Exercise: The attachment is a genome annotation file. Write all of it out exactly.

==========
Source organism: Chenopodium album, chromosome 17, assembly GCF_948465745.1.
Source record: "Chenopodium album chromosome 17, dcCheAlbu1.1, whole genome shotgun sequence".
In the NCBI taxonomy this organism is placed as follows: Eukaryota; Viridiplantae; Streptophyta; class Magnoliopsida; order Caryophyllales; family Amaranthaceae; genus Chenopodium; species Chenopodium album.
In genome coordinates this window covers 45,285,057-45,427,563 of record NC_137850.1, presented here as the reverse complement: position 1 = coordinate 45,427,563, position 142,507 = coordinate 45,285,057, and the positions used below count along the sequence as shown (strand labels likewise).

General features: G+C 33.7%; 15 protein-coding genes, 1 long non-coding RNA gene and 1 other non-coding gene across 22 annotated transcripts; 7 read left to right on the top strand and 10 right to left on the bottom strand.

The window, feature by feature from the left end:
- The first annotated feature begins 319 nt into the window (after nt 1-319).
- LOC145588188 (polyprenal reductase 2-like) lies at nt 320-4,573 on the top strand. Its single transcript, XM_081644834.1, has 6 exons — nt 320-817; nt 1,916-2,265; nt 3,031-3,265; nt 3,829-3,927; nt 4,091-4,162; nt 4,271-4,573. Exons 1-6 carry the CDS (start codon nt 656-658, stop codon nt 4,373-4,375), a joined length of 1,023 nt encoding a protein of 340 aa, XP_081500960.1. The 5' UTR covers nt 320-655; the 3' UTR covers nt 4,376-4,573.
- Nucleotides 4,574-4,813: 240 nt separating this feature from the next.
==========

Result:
Source organism: Chenopodium album, chromosome 17, assembly GCF_948465745.1.
Source record: "Chenopodium album chromosome 17, dcCheAlbu1.1, whole genome shotgun sequence".
In the NCBI taxonomy this organism is placed as follows: Eukaryota; Viridiplantae; Streptophyta; class Magnoliopsida; order Caryophyllales; family Amaranthaceae; genus Chenopodium; species Chenopodium album.
In genome coordinates this window covers 45,285,057-45,427,563 of record NC_137850.1, presented here as the reverse complement: position 1 = coordinate 45,427,563, position 142,507 = coordinate 45,285,057, and the positions used below count along the sequence as shown (strand labels likewise).

General features: G+C 33.7%; 15 protein-coding genes, 1 long non-coding RNA gene and 1 other non-coding gene across 22 annotated transcripts; 7 read left to right on the top strand and 10 right to left on the bottom strand.

The window, feature by feature from the left end:
- The first annotated feature begins 319 nt into the window (after nt 1-319).
- LOC145588188 (polyprenal reductase 2-like) lies at nt 320-4,573 on the top strand. Its single transcript, XM_081644834.1, has 6 exons — nt 320-817; nt 1,916-2,265; nt 3,031-3,265; nt 3,829-3,927; nt 4,091-4,162; nt 4,271-4,573. Exons 1-6 carry the CDS (start codon nt 656-658, stop codon nt 4,373-4,375), a joined length of 1,023 nt encoding a protein of 340 aa, XP_081500960.1. The 5' UTR covers nt 320-655; the 3' UTR covers nt 4,376-4,573.
- Nucleotides 4,574-4,813: 240 nt separating this feature from the next.